in turn raises the other question of overload, namely, that of
party overload. The problem which confronts the CCP leadership, as
it did the leadership of the CPSU and the other communist parties
of Eastern Europe, is that of conflicts of interest inside the
party itself, which obstruct market reforms. Given the pre-eminent
role of the CCP in society at present, local party officials derive
a great deal of their power through patronage, through being able
to 'solve' immediate economic problems of the supply of raw
materials or components. Local enterprises become dependent upon
'their' party officials to solve these problems, which affect the
livelihood of whole communities. Thus local officials who were
originally in favour of economic reform then lose the incentive to
push ahead further, or even acquire an incentive to obstruct
further reform, because this would involve the progressive
introduction of market methods, which would undermine their own
position and status.12
This problem of overload for the party, and the danger of its
paralysing the reform process, remains a fundamental similarity
between the CCP now and the CPSU under Gorbachev."3 Whatever the
differences in specific policies between the two regimes, and the
much greater success of economic reformers in China, this was a
problem which Gorbachev recognized much sooner than his Chinese
counterparts. It is now easily forgotten, but Gorbachev himself
began the process of reform in I985 by prioritizing the economy.
However, he quickly realized that economic and social measures
alone would not be enough to revive the economy. Also to be tackled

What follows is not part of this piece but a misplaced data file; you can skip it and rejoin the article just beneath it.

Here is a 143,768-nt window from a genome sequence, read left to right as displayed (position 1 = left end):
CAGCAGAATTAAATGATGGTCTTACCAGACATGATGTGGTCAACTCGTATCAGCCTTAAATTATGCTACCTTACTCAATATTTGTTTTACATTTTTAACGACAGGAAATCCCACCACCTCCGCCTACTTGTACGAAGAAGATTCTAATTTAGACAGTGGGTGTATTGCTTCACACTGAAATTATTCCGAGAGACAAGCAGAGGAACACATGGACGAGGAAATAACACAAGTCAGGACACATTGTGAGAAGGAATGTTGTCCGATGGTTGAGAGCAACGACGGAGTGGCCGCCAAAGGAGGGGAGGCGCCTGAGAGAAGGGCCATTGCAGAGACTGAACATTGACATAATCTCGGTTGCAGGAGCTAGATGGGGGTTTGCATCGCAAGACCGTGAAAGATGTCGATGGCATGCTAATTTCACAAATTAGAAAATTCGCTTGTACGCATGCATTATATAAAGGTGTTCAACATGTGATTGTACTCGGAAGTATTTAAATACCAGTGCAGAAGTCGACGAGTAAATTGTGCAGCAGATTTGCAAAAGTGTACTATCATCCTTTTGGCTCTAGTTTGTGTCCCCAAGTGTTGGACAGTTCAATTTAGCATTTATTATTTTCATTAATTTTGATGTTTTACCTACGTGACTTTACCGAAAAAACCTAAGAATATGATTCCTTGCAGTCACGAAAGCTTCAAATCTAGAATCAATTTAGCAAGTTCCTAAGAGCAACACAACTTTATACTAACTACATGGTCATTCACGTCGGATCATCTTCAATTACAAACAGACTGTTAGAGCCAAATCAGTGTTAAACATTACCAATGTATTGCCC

was the obstruction, or at least the refractoriness, of officials
in both the party and the state bureaucracies. This was why
Gorbachev, from relatively early in the reform process, tried to
force officials into carrying out the reforms which he thought
essential hence the stress upon democratization, as a way of
bringing popular pressure to bear from below, while he imposed
pressure from above.
We now know that in the end Gorbachev failed, as did every other
reformist communist leadership in Eastern Europe. Maybe Gorbachev
was too impatient.
12 For a good analysis of the processes by which groups
initially accept market reforms and then turn against them, see
Barbara Krug, 'Blood, sweat or cheating: politics and the
transformation of socialist economies in China, the USSR and
Eastern Europe', Studies in Comparative Commnitlisttm, 24: 2 (June
I99I), pp. 137-50.
13 For China, see David Lampton, 'China's biggest problem:
gridlock, not revolution', in Clhina's economic dilemmas in the
il9os: the problems of reforms, modertnization atnd
interdepetndetnce, Vol. i, pp. 65-9.
China's future ?
Maybe, if he had been willing to accept a slower rate of change,
many more apparatchiks would have come to accept his view of the
need for change and been converted into committed supporters. Maybe
the Chinese leadership could derive some comfort from the fact that
the bureaucracy in China has been significantly smaller than in the
USSR, and therefore in absolute terms an easier body to reform.
Nevertheless, this will require vigour and determination on the
part of the Chinese leadership. The failure of reformers in Eastern
Europe and the USSR remains a powerful warning for them.
In the late I98Os Zhao Ziyang formulated a memorable image for
the reform process in China. He likened it to groping for stepping
stones while crossing a river. In fact, in some ways this is both
an oversimplification and over optimistic. However fast the current
may be and however deep the water, at least when crossing a river
it is normally clear where the other bank is. For the reformers in
China now, this problem of maintaining the direction of reforms is
much more complicated. After the turmoil of I989, and the failure
of every other ruling European communist party to devise a
successful reform strategy from which the Chinese could learn, the
problem is as much one of direction as of finding stepping stones.
Indeed, the reform process might better be compared to the
difficulties of marching through the mountains of Sichuan, as the
CCP had to do on its Long March over 50 years ago. Here there are
precipitous winding valleys, rushing streams, convoluted trees
blocking the way, narrow paths and sometimes no paths at all.
Finding a way through these valleys while keeping the same
direction is no small task. It requires boldness, determination,